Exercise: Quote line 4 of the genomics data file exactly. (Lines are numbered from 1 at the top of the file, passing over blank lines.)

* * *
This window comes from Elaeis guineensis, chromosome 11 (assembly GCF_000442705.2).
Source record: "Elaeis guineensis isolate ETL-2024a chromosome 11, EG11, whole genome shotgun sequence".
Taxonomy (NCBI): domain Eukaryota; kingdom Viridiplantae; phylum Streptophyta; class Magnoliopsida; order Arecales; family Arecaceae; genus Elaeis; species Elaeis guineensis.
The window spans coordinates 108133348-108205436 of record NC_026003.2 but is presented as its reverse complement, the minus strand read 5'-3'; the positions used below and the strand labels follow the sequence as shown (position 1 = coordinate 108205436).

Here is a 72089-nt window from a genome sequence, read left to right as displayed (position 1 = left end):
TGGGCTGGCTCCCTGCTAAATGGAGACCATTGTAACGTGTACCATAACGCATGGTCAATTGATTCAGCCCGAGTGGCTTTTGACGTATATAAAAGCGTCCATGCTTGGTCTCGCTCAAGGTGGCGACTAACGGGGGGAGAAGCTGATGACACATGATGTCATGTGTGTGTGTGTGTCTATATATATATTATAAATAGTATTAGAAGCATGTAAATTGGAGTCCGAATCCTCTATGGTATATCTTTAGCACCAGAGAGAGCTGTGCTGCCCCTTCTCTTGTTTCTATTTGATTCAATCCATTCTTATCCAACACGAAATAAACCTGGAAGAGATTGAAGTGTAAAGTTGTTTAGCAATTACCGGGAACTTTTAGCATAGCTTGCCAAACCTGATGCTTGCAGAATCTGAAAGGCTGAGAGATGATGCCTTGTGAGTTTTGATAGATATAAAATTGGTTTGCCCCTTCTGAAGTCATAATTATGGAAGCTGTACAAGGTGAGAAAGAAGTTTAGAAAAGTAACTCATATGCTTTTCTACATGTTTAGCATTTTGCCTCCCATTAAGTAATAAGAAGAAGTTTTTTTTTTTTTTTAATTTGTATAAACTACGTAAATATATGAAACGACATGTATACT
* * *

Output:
The window spans coordinates 108133348-108205436 of record NC_026003.2 but is presented as its reverse complement, the minus strand read 5'-3'; the positions used below and the strand labels follow the sequence as shown (position 1 = coordinate 108205436).